The office of National Drug Control Policy (ONDCP) has recentlyannounced the launch of a new outreach effort focusing onmarijuana’s negative impact on teen learning and academicsuccess.
The “Marijuana and Learning” outreach effortprovides parents and teens with information about marijuana’seffects on learning, drug abuse prevention, fact sheets, andsources for help. It is a part of a larger marijuana educationinitiative launched by ONDCP in 2002 to chase away myths andmisconceptions about the drug among teens and their parents.
An “Open Letter to Parents,” signed by leadersin the fields of education, health, and youth drug prevention, isone of the main features of the efforts. The letter warnsparents of the increased risk for drug use during the high schoolyears and of the impact that marijuana can have on a teen’s abilityto learn and succeed.
Research shows that students with an averageof ‘D’ or below are more than four times as likely to have usedmarijuana in the past year as teens who have an average of ‘A.’ Thelatest National Survey on Drug Use and Health showed that almost 4million youth aged 12 to 17 (16 percent) had used marijuana atleast once in the past year, and nearly 14 percent of youth whobought marijuana, did so on school property.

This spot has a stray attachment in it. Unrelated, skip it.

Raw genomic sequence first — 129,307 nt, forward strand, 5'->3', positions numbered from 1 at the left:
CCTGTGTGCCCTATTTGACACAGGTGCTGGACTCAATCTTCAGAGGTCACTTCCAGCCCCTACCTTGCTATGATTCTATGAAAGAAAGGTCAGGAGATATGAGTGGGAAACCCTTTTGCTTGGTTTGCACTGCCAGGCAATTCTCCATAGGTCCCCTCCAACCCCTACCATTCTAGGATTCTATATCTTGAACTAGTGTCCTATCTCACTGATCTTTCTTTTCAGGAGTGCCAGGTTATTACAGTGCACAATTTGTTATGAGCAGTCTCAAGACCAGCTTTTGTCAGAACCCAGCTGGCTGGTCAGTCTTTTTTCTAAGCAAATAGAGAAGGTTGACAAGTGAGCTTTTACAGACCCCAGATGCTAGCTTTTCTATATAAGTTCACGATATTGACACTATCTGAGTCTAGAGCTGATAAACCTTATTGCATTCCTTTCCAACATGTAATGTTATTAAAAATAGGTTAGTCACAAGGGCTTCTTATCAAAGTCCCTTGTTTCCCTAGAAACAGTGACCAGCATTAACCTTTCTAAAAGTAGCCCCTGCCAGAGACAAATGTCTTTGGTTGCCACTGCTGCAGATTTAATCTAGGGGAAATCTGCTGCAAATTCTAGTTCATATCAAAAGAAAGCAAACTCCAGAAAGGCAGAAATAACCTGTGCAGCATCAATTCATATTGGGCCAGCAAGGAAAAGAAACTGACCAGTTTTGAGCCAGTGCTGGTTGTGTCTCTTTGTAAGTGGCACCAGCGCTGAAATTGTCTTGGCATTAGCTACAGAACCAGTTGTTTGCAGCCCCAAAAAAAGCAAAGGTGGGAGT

John P. Walters, director of the National DrugControl Policy commented that “marijuana use is especiallyproblematic during the peak learning years.” He added thatparents have a major role in helping their children achieve goodgrades and the use of drug prevention tactics help to do that.
“The use of alcohol and drugs by studentsclearly impacts academic performance and eventually robs America ofthousands of our most vital citizens – our youth – who do notmeet their fullest potential …we need every student performing tohis or her fullest. We need to turn our attention to thisimportant issue to ensure that students urn away from underagedrinking and marijuana use,” said Rod Paige, secretary ofeducation.
According to Carden Johnston, president of theAmerican Academy of Pediatrics, teens may experiment with marijuanafor a number of reasons ranging from peer pressure, school, orfamily related stress to depression and self-esteem issues. He also maintained that parents need to be able to recognize signsof drug use such as mood swings, sleeping habits, attitude changes,declining grades, truancy, and temper outbursts in order to helptheir children.
For more information on marijuana’s negativeimpact on teen learning, other ONDCP drug prevention efforts, andto view the “Open Letter to Parents,” please visitwww.MediaCampaign.com, or www.TheAntiDrug.com.